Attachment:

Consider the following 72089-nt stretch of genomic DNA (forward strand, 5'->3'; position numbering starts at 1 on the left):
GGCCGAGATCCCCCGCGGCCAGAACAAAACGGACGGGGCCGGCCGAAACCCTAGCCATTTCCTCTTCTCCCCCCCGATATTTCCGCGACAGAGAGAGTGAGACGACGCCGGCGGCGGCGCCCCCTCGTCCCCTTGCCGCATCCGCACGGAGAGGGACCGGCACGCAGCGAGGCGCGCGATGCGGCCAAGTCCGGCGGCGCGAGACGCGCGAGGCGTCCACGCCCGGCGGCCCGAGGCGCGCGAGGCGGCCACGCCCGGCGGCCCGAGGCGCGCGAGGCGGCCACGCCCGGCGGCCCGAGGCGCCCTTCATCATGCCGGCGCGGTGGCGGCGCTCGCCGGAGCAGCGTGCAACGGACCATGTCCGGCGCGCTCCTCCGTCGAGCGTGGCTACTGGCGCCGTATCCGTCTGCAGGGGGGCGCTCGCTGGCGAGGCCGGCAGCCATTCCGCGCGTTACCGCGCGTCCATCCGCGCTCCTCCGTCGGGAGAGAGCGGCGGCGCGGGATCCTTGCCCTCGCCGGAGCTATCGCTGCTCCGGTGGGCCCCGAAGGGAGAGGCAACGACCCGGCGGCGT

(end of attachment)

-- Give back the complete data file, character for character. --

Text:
Consider the following 72089-nt stretch of genomic DNA (forward strand, 5'->3'; position numbering starts at 1 on the left):
GGCCGAGATCCCCCGCGGCCAGAACAAAACGGACGGGGCCGGCCGAAACCCTAGCCATTTCCTCTTCTCCCCCCCGATATTTCCGCGACAGAGAGAGTGAGACGACGCCGGCGGCGGCGCCCCCTCGTCCCCTTGCCGCATCCGCACGGAGAGGGACCGGCACGCAGCGAGGCGCGCGATGCGGCCAAGTCCGGCGGCGCGAGACGCGCGAGGCGTCCACGCCCGGCGGCCCGAGGCGCGCGAGGCGGCCACGCCCGGCGGCCCGAGGCGCGCGAGGCGGCCACGCCCGGCGGCCCGAGGCGCCCTTCATCATGCCGGCGCGGTGGCGGCGCTCGCCGGAGCAGCGTGCAACGGACCATGTCCGGCGCGCTCCTCCGTCGAGCGTGGCTACTGGCGCCGTATCCGTCTGCAGGGGGGCGCTCGCTGGCGAGGCCGGCAGCCATTCCGCGCGTTACCGCGCGTCCATCCGCGCTCCTCCGTCGGGAGAGAGCGGCGGCGCGGGATCCTTGCCCTCGCCGGAGCTATCGCTGCTCCGGTGGGCCCCGAAGGGAGAGGCAACGACCCGGCGGCGT